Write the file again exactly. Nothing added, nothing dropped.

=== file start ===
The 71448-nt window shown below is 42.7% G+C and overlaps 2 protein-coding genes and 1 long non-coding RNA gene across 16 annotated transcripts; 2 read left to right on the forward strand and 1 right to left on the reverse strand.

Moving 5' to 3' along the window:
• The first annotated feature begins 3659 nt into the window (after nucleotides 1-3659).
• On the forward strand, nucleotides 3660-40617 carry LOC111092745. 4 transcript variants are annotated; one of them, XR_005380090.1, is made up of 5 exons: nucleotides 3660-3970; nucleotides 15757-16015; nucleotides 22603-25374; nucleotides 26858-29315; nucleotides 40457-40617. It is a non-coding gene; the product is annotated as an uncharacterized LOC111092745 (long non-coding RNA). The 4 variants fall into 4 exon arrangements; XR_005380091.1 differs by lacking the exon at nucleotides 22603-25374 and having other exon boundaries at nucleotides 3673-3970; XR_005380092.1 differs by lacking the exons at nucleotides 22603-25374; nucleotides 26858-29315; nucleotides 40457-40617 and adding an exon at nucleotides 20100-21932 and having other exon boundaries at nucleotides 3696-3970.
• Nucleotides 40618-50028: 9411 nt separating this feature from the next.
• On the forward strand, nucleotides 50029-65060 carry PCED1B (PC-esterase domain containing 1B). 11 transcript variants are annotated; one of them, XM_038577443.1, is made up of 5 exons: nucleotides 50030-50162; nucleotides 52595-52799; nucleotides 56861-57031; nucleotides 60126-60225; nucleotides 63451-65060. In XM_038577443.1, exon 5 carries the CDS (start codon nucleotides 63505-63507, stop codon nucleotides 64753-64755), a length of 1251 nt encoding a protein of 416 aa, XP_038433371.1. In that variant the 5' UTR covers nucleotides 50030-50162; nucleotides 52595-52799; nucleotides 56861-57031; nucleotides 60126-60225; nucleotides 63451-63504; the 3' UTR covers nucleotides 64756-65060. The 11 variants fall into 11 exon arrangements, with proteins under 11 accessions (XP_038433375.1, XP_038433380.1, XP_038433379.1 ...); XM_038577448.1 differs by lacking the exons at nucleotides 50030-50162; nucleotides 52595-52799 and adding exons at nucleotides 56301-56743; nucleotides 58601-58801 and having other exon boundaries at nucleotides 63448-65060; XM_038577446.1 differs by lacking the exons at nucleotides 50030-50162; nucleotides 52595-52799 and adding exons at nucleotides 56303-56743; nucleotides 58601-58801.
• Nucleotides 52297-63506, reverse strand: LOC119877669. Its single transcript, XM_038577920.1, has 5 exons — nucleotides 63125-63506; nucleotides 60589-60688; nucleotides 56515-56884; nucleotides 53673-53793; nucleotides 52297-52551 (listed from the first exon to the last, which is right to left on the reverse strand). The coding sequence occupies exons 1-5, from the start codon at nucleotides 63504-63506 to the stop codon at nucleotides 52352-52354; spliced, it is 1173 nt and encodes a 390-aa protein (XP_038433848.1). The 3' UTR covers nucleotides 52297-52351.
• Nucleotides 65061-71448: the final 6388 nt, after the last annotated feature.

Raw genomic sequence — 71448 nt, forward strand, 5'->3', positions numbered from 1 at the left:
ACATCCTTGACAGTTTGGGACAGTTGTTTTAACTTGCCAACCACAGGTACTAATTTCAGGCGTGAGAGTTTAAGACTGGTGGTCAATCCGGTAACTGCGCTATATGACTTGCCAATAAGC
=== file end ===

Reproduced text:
The 71448-nt window shown below is 42.7% G+C and overlaps 2 protein-coding genes and 1 long non-coding RNA gene across 16 annotated transcripts; 2 read left to right on the forward strand and 1 right to left on the reverse strand.

Moving 5' to 3' along the window:
• The first annotated feature begins 3659 nt into the window (after nucleotides 1-3659).
• On the forward strand, nucleotides 3660-40617 carry LOC111092745. 4 transcript variants are annotated; one of them, XR_005380090.1, is made up of 5 exons: nucleotides 3660-3970; nucleotides 15757-16015; nucleotides 22603-25374; nucleotides 26858-29315; nucleotides 40457-40617. It is a non-coding gene; the product is annotated as an uncharacterized LOC111092745 (long non-coding RNA). The 4 variants fall into 4 exon arrangements; XR_005380091.1 differs by lacking the exon at nucleotides 22603-25374 and having other exon boundaries at nucleotides 3673-3970; XR_005380092.1 differs by lacking the exons at nucleotides 22603-25374; nucleotides 26858-29315; nucleotides 40457-40617 and adding an exon at nucleotides 20100-21932 and having other exon boundaries at nucleotides 3696-3970.
• Nucleotides 40618-50028: 9411 nt separating this feature from the next.
• On the forward strand, nucleotides 50029-65060 carry PCED1B (PC-esterase domain containing 1B). 11 transcript variants are annotated; one of them, XM_038577443.1, is made up of 5 exons: nucleotides 50030-50162; nucleotides 52595-52799; nucleotides 56861-57031; nucleotides 60126-60225; nucleotides 63451-65060. In XM_038577443.1, exon 5 carries the CDS (start codon nucleotides 63505-63507, stop codon nucleotides 64753-64755), a length of 1251 nt encoding a protein of 416 aa, XP_038433371.1. In that variant the 5' UTR covers nucleotides 50030-50162; nucleotides 52595-52799; nucleotides 56861-57031; nucleotides 60126-60225; nucleotides 63451-63504; the 3' UTR covers nucleotides 64756-65060. The 11 variants fall into 11 exon arrangements, with proteins under 11 accessions (XP_038433375.1, XP_038433380.1, XP_038433379.1 ...); XM_038577448.1 differs by lacking the exons at nucleotides 50030-50162; nucleotides 52595-52799 and adding exons at nucleotides 56301-56743; nucleotides 58601-58801 and having other exon boundaries at nucleotides 63448-65060; XM_038577446.1 differs by lacking the exons at nucleotides 50030-50162; nucleotides 52595-52799 and adding exons at nucleotides 56303-56743; nucleotides 58601-58801.
• Nucleotides 52297-63506, reverse strand: LOC119877669. Its single transcript, XM_038577920.1, has 5 exons — nucleotides 63125-63506; nucleotides 60589-60688; nucleotides 56515-56884; nucleotides 53673-53793; nucleotides 52297-52551 (listed from the first exon to the last, which is right to left on the reverse strand). The coding sequence occupies exons 1-5, from the start codon at nucleotides 63504-63506 to the stop codon at nucleotides 52352-52354; spliced, it is 1173 nt and encodes a 390-aa protein (XP_038433848.1). The 3' UTR covers nucleotides 52297-52351.
• Nucleotides 65061-71448: the final 6388 nt, after the last annotated feature.

Raw genomic sequence — 71448 nt, forward strand, 5'->3', positions numbered from 1 at the left:
ACATCCTTGACAGTTTGGGACAGTTGTTTTAACTTGCCAACCACAGGTACTAATTTCAGGCGTGAGAGTTTAAGACTGGTGGTCAATCCGGTAACTGCGCTATATGACTTGCCAATAAGC